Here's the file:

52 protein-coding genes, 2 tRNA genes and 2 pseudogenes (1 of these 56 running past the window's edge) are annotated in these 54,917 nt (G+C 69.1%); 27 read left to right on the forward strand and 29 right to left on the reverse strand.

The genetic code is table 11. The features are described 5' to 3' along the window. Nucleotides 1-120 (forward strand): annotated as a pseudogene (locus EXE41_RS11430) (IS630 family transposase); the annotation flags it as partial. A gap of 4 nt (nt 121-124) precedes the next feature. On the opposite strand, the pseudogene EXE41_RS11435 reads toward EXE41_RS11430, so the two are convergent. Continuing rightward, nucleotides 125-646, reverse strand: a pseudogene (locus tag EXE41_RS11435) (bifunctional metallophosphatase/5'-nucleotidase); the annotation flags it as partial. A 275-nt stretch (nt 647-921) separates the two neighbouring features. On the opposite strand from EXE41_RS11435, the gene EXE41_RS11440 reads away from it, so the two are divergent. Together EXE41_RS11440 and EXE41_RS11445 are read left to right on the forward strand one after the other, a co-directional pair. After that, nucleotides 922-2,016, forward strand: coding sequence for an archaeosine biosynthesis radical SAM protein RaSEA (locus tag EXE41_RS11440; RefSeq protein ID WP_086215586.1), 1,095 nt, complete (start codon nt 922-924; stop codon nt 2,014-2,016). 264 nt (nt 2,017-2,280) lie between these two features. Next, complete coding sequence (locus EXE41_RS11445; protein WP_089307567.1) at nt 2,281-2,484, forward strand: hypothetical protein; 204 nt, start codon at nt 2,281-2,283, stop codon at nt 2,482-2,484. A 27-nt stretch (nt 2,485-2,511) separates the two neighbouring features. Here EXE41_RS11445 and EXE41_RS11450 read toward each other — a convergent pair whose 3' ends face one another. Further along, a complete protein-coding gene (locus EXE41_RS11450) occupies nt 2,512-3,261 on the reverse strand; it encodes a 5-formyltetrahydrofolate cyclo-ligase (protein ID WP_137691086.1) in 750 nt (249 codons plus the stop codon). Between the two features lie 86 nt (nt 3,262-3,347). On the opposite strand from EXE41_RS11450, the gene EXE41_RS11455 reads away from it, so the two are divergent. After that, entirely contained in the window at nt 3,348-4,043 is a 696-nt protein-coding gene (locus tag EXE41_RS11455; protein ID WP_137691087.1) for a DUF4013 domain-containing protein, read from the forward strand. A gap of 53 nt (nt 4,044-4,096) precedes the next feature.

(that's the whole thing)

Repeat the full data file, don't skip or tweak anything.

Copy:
52 protein-coding genes, 2 tRNA genes and 2 pseudogenes (1 of these 56 running past the window's edge) are annotated in these 54,917 nt (G+C 69.1%); 27 read left to right on the forward strand and 29 right to left on the reverse strand.

The genetic code is table 11. The features are described 5' to 3' along the window. Nucleotides 1-120 (forward strand): annotated as a pseudogene (locus EXE41_RS11430) (IS630 family transposase); the annotation flags it as partial. A gap of 4 nt (nt 121-124) precedes the next feature. On the opposite strand, the pseudogene EXE41_RS11435 reads toward EXE41_RS11430, so the two are convergent. Continuing rightward, nucleotides 125-646, reverse strand: a pseudogene (locus tag EXE41_RS11435) (bifunctional metallophosphatase/5'-nucleotidase); the annotation flags it as partial. A 275-nt stretch (nt 647-921) separates the two neighbouring features. On the opposite strand from EXE41_RS11435, the gene EXE41_RS11440 reads away from it, so the two are divergent. Together EXE41_RS11440 and EXE41_RS11445 are read left to right on the forward strand one after the other, a co-directional pair. After that, nucleotides 922-2,016, forward strand: coding sequence for an archaeosine biosynthesis radical SAM protein RaSEA (locus tag EXE41_RS11440; RefSeq protein ID WP_086215586.1), 1,095 nt, complete (start codon nt 922-924; stop codon nt 2,014-2,016). 264 nt (nt 2,017-2,280) lie between these two features. Next, complete coding sequence (locus EXE41_RS11445; protein WP_089307567.1) at nt 2,281-2,484, forward strand: hypothetical protein; 204 nt, start codon at nt 2,281-2,283, stop codon at nt 2,482-2,484. A 27-nt stretch (nt 2,485-2,511) separates the two neighbouring features. Here EXE41_RS11445 and EXE41_RS11450 read toward each other — a convergent pair whose 3' ends face one another. Further along, a complete protein-coding gene (locus EXE41_RS11450) occupies nt 2,512-3,261 on the reverse strand; it encodes a 5-formyltetrahydrofolate cyclo-ligase (protein ID WP_137691086.1) in 750 nt (249 codons plus the stop codon). Between the two features lie 86 nt (nt 3,262-3,347). On the opposite strand from EXE41_RS11450, the gene EXE41_RS11455 reads away from it, so the two are divergent. After that, entirely contained in the window at nt 3,348-4,043 is a 696-nt protein-coding gene (locus tag EXE41_RS11455; protein ID WP_137691087.1) for a DUF4013 domain-containing protein, read from the forward strand. A gap of 53 nt (nt 4,044-4,096) precedes the next feature.